First Azure project using ASP.NET MVC -UPDATED for RC2
Before getting started, you will need to have a number of things configured on your machine:
- Enable IIS7/ASP.NET and WCF HTTP Activation. If you need help in doing this, here's a guide.
- Ensure that you have Visual Studio 2008 installed, and that it has been updated with Microsoft Visual Studio 2008 Service Pack 1.
- This is a little confusing. Microsoft Visual Studio 2008 Service Pack 1 includes the .NET Framework 3.5 SP1 update, so you do not need to download and install it separately.
- Although Azure will work with SQL Server 2005 Express, I recommend upgrading to SQL Server 2008 Express with Tools.
- Install Windows PowerShell 1.0 (be sure to select the right download, x86 or x64, etc.) Not strictly necessary, but worth it.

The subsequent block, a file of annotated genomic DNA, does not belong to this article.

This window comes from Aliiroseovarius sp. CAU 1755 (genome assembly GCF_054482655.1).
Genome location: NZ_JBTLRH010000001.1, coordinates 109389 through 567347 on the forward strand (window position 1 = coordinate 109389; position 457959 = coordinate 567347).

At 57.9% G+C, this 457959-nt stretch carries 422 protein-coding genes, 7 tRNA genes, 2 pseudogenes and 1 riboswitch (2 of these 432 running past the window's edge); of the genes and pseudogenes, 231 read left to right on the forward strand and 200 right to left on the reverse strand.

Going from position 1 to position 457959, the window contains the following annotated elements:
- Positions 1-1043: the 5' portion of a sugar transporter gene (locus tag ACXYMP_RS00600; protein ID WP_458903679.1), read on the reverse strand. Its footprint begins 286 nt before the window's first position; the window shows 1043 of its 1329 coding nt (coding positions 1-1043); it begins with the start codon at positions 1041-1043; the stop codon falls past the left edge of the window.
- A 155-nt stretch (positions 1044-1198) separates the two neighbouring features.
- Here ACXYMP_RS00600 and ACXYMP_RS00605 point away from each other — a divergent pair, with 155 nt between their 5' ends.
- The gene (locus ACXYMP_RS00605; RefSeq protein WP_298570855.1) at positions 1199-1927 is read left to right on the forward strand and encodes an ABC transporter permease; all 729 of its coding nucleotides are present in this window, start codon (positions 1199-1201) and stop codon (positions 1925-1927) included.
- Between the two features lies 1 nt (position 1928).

Once your machine is up to snuff, it's time to download and install the Azure SDK and tools.
(Although you don't need to register for Azure Services in order to get started locally, it takes a little while to get an invitation code, so the sooner you register, the better. Click here to register.)
For standard Azure development (not using .NET Services), two installations are needed:
- Download the Windows Azure Software Development Kit (January 2009 CTP) and install it.
- Download the Windows Azure Tools for Microsoft Visual Studio January 2009 CTP and install it.
Once Azure is installed, it's time to install ASP.NET MVC:
- Download ASP.NET MVC Release Candidate 2 and install it.
- Download ASP.NET MVC RC 2 Futures and install it.
You are now ready to write ASP.NET MVC applications for Azure!
In my next series of posts, I will take you through putting an application together, running it locally, and deploying it in the cloud.